Choose a site that will allow more greenhouses to be built and maintain easy access between them and other buildings, both for people and machinery

Shelter from strong winds but no shadows

Shadows from shelter trees or high buildings can cool part of the greenhouse, causing high humidity and condensation that increases the risk from disease.

Weed-free area surrounding greenhouse

Surround greenhouse with at least 10 metres of weed-free grass closely mown or grazed or inert material such as asphalt or concrete. Weeds host many plant pathogens and insects including those that can transmit plant viruses.

 

Internal arrangements to be considered

 

Arrangement of plants and passageways

The layout of plants and passageways should allow easy movement of people and equipment. Staff will do a better job if they can move about freely and concentrate on the primary activity. This is particularly true for spraying.

Width of plant beds and benches

Wide plant beds or benches should be avoided. It makes it difficult to tend and monitor plants. Also good coverage by pesticides is more difficult. Air movement can also be poor.

Plant density

More plants does not always mean higher production. Choose a plant density that will allow optimum quality and production. High plant density can make it difficult to get good spray coverage and reduces air circulation increasing the risk from disease.  Widely spaced plants are less disturbed and damaged by cultural operations and this helps reduce both the distribution of fungal spores and sites for infection.

Air circulation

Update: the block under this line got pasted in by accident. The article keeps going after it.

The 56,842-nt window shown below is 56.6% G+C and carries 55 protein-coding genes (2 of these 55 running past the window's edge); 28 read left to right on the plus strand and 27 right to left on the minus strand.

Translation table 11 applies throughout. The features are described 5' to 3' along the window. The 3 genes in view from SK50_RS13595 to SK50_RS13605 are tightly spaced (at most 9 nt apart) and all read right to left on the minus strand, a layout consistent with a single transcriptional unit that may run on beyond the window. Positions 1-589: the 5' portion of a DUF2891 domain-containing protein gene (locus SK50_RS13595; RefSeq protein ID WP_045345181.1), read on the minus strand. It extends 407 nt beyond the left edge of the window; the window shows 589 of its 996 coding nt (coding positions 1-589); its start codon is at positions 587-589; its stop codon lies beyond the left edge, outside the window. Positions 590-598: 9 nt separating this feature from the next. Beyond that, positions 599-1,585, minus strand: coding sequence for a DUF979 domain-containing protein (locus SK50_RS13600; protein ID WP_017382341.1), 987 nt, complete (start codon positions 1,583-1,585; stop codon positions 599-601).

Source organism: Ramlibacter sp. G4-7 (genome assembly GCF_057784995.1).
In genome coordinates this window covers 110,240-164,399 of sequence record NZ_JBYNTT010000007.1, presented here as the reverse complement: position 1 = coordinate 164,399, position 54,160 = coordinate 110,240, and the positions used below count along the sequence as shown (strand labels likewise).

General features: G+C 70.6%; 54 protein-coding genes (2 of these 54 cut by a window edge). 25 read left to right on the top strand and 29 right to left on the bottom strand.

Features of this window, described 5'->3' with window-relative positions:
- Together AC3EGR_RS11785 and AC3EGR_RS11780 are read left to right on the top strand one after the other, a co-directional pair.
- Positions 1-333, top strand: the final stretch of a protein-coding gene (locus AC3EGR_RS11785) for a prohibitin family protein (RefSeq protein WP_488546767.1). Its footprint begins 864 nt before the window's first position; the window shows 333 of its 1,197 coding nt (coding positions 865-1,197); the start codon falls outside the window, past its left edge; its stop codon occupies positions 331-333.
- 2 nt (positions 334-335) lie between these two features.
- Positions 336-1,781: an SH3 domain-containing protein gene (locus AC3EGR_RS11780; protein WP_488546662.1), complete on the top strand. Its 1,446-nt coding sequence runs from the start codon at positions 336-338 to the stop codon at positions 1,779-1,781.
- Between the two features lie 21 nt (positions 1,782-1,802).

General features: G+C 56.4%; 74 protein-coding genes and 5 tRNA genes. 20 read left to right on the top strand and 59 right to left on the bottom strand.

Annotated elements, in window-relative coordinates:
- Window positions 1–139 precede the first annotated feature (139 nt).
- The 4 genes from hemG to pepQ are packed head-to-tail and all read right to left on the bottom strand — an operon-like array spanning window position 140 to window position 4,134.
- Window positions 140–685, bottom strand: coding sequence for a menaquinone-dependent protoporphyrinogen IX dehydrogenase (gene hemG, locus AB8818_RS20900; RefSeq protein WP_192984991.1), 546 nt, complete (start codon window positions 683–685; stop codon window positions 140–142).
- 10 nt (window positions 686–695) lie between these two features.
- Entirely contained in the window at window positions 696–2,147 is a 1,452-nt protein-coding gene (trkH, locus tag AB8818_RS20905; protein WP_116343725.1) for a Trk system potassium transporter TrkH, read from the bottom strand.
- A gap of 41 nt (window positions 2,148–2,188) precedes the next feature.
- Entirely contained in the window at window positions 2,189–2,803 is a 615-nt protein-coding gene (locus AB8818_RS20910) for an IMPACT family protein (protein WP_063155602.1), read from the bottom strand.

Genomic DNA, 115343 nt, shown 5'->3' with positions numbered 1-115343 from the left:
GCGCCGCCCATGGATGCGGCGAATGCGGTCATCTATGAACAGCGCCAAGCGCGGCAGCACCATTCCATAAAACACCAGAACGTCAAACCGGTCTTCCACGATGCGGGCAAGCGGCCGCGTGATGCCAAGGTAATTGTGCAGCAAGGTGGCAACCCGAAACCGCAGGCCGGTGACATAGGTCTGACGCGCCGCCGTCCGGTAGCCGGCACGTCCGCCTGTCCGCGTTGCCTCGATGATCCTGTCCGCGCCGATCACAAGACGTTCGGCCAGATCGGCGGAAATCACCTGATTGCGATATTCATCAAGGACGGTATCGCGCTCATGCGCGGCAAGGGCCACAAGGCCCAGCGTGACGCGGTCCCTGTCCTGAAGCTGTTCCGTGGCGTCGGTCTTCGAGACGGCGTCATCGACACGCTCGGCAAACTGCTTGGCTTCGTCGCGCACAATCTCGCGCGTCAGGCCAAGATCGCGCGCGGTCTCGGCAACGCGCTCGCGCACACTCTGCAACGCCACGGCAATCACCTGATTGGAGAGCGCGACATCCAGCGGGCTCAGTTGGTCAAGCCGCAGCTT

Plan the internal layout for efficient air circulation to al parts of the greenhouse. Ensure there is air movement between all plants and that there are no dead spots. Air movement helps keep the plants dry and reduces the risk of diseases.

Watering

Avoid a watering system that sprays the aerial parts of plants. This increases the risk of infection of many plant pathogens. If plants are wetted, make sure that there is a way to dry them by nightfall.

 

 

Greenhouse technology to assist disease and pest control

Strategy

Method

Reducing risk of pathogen infection

  • Prevent plants becoming wet at night
  • Prevent long periods of high humidity

Circulate air (preferably warm) through the plants

  • Heating air lowers humidity
  • Venting removes warm wet air
  • Use trickle irrigation or hydroponics
  • Cover greenhouse floor with plastic

Weed control

Cover greenhouse floor with plastic

Reduce risk from root disease

Grow in bags

Restrict pests (birds and insects) entering the greenhouse

Cover vents and other openings with netting

Reduce vigor of pest or pathogen

Keep greenhouse temperature hotter or cooler than the optimum for the pest or pathogen

Increase vigor of biological control agent

Create optimum temperature and humidity for biological control agent

Restrict spread of pests or pathogens

Grow only one crop per greenhouse, disinfest between crops

 

 

Conclusion

We all know that greenhouse vegetable and fruit growers have to increase production and the quality of production to remain economically viable. Flower growers also have to ensure that their produce meets the quality requirements of the markets.

To produce the highest quality in adequate quantity, a grower must take full advantage of all the technology available. However, if one key element fails the grower will not be able to achieve the best results. A key element is the structure of the greenhouse and it is essential to start off with a well-designed greenhouse.